Our favorite time of year: farmers' market season! Whether in your own community or during your summer travels, farmers’ markets are one of the best places to experience the tastes of the Garden State. Get out, buy local and support our farmers this season. Many markets opening statewide this weekend. Here's our 2018 guide: http://ediblejersey.ediblecommunities.com/…/farmers-market. Merchantville Sat., 10am–2pm, June–Oct. Centre St. and Chestnut Ave.
Grow GIANT #blueberries this Summer 2018 with the best $10 blueberry bushes direct from real blueberry farmers. Grow your own bumper crop of large, tasty ORGANIC blueberries in pots, garden or edible hedge rows. CALL NOW (609) 561-5905 to pick-up your order now in Late-May at our popular #blueberry plants nursery. Buy large 3 year-old, Non-GMO, NATURALLY GROWN, Heirloom #blueberry bushes and plant the perfect edible landscaping at your home with our amazing blueberry, raspberry, thornless blackberry or strawberry plants: www.DiMeoFarms.com
South Jersey's cold winter weather continued into spring and, because of this, many farmers say that they're at least one to three weeks behind on their crops. Southern states such as Florida and Georgia are finishing out their growing seasons at their normal times, but northern states such as New York and Pennsylvania are getting an even later start than South Jersey due to even harsher conditions.
Incredible Edible (IE) Merchantville was created by a handful of residents to initiate a conversation around a new green project intended to grow Merchantville beyond our community garden and farmers market by creating a supportive culture of understanding, learning and action towards environmental stewardship and a sustainable future. Using the Pam Warhurst Incredible Edible Network - eat our landscapes - model as a staring point we will galvanize the community by growing herbs and veges in public spaces and celebrating local food, bringing sustainable edible living to life through local school education, and supporting our local food economy through restaurants and businesses. http://incredibleediblenetwork.org.uk/
A Rutgers Environmental Steward is a volunteer that is trained in the important environmental issues affecting New Jersey and works to help solve local environmental problems. Stewards attend weekly classes and are taught by leading researchers from Rutgers, government, and the nonprofit sector. Field trips to environmentally significant sites are included. Stewards complete a 60-hour internship of their choosing to become certified. Topics include climate change, soil health, alternative energy, water quality, habitat conservation, pollinator protection, environmental policy and more! Anyone can become an Environmental Steward! You do not need an environmental degree. You simply need a passion for the environment, a desire to learn, and a willingness to volunteer to create positive change in your community.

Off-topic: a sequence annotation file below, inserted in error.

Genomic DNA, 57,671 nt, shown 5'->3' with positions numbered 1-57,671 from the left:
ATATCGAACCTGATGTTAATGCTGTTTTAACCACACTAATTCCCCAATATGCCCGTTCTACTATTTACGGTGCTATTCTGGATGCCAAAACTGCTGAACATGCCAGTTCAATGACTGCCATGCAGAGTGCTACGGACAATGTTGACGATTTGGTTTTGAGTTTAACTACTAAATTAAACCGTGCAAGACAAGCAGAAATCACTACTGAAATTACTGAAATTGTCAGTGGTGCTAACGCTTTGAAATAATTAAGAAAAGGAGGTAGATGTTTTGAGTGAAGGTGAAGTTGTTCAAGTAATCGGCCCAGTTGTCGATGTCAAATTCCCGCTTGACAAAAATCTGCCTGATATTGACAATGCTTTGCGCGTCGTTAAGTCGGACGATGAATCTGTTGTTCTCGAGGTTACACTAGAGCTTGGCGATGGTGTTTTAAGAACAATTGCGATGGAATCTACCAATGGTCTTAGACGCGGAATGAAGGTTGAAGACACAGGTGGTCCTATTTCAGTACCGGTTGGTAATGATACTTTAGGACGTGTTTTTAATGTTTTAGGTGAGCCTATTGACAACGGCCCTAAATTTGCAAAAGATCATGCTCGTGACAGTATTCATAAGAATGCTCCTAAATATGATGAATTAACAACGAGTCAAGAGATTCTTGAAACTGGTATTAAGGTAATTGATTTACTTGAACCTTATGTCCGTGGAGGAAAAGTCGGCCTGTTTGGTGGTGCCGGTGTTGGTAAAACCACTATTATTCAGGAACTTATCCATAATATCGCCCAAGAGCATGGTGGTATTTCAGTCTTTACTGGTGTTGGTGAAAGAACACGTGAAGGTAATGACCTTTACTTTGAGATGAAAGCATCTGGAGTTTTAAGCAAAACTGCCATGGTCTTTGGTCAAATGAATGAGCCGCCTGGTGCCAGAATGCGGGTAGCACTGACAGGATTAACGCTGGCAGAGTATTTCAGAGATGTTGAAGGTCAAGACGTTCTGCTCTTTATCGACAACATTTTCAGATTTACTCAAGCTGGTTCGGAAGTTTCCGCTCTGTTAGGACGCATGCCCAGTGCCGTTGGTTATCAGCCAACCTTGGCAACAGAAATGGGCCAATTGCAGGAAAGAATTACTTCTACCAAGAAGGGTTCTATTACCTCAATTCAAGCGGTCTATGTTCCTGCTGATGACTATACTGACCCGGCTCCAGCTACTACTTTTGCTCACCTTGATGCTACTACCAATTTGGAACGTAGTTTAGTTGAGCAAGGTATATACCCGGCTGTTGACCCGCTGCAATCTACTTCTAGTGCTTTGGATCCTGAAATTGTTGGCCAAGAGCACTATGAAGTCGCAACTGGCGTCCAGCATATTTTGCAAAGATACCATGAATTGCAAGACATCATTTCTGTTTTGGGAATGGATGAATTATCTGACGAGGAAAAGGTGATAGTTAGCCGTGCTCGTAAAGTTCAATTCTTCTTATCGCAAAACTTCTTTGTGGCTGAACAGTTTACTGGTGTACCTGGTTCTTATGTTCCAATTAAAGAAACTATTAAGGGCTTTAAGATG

Starting small can lead to great growth. That's what has happened with the Share the Harvest neighborhood gardens in Ellwood City, PA. Volunteers are busy getting ready for what they hope will be the best growing season so far to supply fresh produce to those in the community who need assistance. Crystal Simpson's Girl Scout group became involved with the community gardens as part of a journey. "The girls were working on a project called Sow What where they learned about where food comes from and the processes it takes to get to consumers," she said, adding that an Earth Day festival is where they met those working with the community garden and leaders of the Scouting organization decided it would be a great learning experience to plan and donate to the community.
Gardeners are a pretty thrifty bunch and it’s in the garden where repurposing old items into new really comes into its own. From transforming tins into planters to repurposing old furniture for storing produce, there are countless ways to put worn out or unwanted items to good use in the garden. In this short video we’ll share some of our favorite garden up-cycling ideas. If you love growing your own food, why not try some of these clever recycling ideas.
Introducing an Environmental Film Series to educate & inspire. "Plastic Paradise" is the first in a series of highly acclaimed films showing at the Eilandarts Center in Merchantvill on Friday, March 9 from 7-9. We are pleased to have Lena Smith, a New Jersey organizer for Food and Water Watch, to provide a perspective from the front lines of the environmental movement. Space is limited. RSVP via text to Dorothy (856) 952-9997. This is a free series, supported by local community members. Films appropriate for 7th grade and up. Donations welcome.
Join us on Tuesday, September 19th from 7-8 p.m. at The Collingswood Public Library for an educational evening on how to save seeds. We will cover the three basic methods of processing seeds: dry, wet, & fermentation. The presentation will be about 10-15 minutes. This will be followed by a demonstration of all three methods. If you'd like to get your hands dirty please bring your own fruits and dried seed pods with you for processing. This last part is optional. https://www.facebook.com/SJSeedCircleLibrary
Mark it on your calendars! Saturday, September 9 from 10AM-1PM at the Merchantville Farmers Market, Safe Kids of Southern New Jersey will be performing Car Seat Inspections for Merchantville Residents. Come out and have your car seats inspected by certified Car Seat technicians. I Look forward to seeing you all there!